It's been a bad week for Newt Gingrich in our early state Republican polling, but we still find him with a good sized lead nationally. He's at 35% to 22% for Mitt Romney, 11% for Ron Paul, 7% for Michele Bachmann, 6% for Rick Perry, 4% for Rick Santorum, 3% for Jon Huntsman, and 1% for Gary Johnson.
On the surface that's good news for Gingrich but looking under the hood it's more bad news to some extent. We haven't done a national poll in 5 weeks, too long ago to make a good comparison, but on 6 state polls we've conducted since Thanksgiving in Florida, Montana, North Carolina, Colorado, Virginia, and New Mexico Newt has always had a lead of at least 19 points over Romney with the average of those polls coming out to a 27 point advantage at 42-15. His present national lead represents some serious shrinkage from that. He's also seen a 13 point decline in his net favorability from our last national poll, going from +45 (68/23) to +32 (60/28).
The most interesting finding in this national poll might be that Romney's net favorability has improved 15 points in the last month from just +9 (48/39) to now +24 (55/31). Republican voters are starting to warm up to him in a way that could pave his path to the nomination. Beyond that Romney is clearly next in line to take the national lead if Gingrich continues to falter.
Not only is he 11 points clear of Paul, his closest competitor, but he's the 2nd choice of 35% of Gingrich voters compared to 16% for Bachmann, 11% for Perry and Santorum, and only 6% for Paul. If Newt's people keep jumping ship they're likely to end up with Romney.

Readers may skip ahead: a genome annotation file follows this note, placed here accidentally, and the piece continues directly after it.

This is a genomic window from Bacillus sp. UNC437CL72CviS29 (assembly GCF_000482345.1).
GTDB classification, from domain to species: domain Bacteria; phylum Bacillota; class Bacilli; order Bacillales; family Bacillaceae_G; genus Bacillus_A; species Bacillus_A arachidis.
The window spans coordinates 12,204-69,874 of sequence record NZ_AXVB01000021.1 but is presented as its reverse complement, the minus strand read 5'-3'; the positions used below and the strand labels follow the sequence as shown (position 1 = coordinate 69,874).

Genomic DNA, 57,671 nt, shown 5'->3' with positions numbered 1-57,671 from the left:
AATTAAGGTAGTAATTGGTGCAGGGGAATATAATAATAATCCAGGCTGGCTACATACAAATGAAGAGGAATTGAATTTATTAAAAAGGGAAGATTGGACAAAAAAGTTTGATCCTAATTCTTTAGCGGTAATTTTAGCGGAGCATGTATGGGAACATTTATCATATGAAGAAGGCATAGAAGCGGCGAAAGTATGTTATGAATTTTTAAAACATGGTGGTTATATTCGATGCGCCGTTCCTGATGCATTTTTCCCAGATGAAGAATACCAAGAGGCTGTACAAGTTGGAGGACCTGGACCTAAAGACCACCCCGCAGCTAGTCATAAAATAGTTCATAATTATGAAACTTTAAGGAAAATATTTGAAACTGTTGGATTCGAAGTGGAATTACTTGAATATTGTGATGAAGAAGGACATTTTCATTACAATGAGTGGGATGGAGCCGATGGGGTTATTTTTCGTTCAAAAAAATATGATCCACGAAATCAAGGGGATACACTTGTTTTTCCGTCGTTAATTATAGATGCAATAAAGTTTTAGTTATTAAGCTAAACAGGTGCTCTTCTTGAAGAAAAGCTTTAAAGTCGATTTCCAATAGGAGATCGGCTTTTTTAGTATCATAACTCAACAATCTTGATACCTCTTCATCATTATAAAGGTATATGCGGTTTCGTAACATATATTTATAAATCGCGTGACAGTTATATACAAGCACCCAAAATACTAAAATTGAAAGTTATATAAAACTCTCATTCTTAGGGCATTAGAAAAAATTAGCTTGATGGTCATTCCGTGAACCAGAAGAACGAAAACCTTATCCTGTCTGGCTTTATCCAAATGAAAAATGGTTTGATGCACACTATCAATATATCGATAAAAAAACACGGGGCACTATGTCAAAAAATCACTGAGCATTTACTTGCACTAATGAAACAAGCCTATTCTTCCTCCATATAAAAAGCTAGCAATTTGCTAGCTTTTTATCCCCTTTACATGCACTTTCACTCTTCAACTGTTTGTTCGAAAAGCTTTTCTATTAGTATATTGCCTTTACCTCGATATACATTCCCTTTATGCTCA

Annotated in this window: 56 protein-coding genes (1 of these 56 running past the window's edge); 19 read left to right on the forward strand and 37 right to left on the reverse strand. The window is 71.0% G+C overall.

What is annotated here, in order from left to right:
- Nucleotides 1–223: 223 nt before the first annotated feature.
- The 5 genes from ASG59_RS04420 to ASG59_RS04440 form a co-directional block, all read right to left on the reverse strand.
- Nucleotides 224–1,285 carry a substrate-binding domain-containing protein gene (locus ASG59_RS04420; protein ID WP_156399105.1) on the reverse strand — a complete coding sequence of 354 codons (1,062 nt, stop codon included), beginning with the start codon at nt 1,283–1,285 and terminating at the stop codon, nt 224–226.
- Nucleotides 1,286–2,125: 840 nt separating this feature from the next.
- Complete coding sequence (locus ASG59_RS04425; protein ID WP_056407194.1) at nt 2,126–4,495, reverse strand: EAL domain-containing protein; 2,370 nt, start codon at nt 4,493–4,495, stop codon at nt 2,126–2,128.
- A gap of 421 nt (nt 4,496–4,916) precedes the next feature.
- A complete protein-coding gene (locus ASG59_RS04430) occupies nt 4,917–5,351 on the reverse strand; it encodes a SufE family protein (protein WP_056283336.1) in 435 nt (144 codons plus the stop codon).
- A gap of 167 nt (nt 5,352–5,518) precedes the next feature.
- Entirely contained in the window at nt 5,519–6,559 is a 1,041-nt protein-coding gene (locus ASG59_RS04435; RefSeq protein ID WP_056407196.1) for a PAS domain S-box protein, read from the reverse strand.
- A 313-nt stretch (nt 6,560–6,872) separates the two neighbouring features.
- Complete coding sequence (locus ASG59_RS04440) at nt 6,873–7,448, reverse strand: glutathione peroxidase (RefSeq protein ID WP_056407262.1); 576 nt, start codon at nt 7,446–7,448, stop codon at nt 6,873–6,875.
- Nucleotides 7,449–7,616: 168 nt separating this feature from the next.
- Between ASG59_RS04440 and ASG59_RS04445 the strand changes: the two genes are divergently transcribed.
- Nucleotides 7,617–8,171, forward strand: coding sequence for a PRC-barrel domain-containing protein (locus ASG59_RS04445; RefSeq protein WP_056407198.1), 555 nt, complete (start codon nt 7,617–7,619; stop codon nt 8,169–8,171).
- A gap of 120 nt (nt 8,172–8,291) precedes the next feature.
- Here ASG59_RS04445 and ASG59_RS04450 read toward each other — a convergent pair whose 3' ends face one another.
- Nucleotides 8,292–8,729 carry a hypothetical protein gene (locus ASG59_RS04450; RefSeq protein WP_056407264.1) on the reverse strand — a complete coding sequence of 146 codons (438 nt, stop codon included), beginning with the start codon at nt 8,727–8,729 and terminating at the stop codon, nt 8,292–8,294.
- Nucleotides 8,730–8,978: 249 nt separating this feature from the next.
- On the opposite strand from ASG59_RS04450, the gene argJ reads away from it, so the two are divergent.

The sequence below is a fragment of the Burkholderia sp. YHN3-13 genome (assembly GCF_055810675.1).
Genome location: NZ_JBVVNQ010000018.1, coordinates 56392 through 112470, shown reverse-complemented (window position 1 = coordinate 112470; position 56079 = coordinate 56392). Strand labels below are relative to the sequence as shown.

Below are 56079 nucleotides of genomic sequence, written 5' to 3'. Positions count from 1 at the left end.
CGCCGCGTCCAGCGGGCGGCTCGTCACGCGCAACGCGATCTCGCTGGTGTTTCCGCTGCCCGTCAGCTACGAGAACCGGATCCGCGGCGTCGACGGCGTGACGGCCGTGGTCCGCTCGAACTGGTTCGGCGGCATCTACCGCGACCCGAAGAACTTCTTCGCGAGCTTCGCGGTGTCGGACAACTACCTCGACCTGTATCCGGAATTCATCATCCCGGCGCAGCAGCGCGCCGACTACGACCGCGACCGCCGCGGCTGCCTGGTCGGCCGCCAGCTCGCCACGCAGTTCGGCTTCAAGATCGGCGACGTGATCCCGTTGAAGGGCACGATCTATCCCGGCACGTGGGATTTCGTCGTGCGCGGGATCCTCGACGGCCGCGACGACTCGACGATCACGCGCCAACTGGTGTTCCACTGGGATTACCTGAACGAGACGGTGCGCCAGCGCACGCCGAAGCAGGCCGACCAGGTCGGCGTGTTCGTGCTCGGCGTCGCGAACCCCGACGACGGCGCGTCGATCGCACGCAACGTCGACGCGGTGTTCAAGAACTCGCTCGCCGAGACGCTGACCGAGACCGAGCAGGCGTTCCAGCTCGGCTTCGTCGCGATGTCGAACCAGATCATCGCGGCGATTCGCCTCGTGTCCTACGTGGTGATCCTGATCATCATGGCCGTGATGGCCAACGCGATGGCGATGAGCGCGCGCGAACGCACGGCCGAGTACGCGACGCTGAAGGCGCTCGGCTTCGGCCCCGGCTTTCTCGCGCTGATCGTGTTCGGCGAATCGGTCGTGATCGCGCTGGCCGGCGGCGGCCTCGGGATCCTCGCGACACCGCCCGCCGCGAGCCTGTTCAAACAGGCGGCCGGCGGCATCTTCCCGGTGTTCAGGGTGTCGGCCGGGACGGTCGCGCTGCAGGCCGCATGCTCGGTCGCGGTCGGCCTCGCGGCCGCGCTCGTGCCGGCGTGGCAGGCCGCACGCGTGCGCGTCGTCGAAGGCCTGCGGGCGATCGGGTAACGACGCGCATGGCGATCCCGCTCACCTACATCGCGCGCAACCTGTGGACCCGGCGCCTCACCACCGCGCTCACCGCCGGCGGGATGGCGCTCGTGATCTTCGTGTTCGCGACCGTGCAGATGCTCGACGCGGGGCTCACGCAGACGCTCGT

The main thing our national poll proves is that national polls at this stage are irrelevant. Gingrich may still be doing ok in places where primary voters aren't closely following the Republican contest at this point but in the two states where his record is really facing a lot of scrutiny and voters are paying attention his favorability numbers have plummeted under water and his support has declined precipitously.
It seems likely that if his support was that fragile in Iowa and New Hampshire, it's probably that fragile in South Carolina and Florida too once the campaign really heats up in those states. The national advantage is pretty irrelevant for Gingrich in the context of what's happening to him in the early states.
Full results here